Concrete Products

APR 2014

Concrete Products covers the issues that attract producers of ready mixed and manufactured concrete focusing on equipment and material technology, market development and management topics.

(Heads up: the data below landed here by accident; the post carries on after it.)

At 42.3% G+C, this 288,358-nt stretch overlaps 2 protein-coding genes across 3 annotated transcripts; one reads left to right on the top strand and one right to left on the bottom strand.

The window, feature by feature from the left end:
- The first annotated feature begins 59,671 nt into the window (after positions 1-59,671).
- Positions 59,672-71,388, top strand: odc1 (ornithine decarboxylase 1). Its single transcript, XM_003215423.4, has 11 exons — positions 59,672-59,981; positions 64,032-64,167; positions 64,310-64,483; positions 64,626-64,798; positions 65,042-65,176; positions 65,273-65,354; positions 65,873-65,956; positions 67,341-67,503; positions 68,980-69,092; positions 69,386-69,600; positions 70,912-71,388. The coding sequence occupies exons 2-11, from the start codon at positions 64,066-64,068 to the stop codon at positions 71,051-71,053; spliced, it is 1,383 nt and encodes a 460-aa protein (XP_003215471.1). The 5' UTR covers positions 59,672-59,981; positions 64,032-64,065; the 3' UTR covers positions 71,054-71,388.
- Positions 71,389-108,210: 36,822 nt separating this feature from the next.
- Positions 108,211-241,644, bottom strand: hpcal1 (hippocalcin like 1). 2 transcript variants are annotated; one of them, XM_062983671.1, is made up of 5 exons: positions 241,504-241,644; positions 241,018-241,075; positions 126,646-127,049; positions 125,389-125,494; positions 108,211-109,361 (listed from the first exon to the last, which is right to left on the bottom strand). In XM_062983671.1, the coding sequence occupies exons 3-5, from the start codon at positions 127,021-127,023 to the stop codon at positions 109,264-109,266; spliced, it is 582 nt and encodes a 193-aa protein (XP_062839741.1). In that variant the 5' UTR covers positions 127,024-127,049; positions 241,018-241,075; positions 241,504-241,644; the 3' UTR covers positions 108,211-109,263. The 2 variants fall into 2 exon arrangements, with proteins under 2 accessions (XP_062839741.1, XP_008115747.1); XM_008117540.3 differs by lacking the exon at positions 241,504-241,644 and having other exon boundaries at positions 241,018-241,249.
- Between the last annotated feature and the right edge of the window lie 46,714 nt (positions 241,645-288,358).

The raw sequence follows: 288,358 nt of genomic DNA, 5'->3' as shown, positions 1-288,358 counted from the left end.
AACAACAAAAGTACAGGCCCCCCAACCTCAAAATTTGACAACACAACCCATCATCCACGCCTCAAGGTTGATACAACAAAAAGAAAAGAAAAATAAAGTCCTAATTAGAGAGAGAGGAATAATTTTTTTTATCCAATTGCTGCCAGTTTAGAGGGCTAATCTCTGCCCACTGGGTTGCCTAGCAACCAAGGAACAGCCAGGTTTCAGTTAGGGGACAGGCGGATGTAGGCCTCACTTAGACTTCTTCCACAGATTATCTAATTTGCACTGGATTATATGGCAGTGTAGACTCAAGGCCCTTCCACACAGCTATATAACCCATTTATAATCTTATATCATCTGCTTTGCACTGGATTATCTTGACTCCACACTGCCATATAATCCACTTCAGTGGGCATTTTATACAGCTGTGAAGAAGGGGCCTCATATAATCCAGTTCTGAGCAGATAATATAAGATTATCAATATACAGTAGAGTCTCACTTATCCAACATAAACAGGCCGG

Issue link:

Contents of this Issue


Page 5 of 51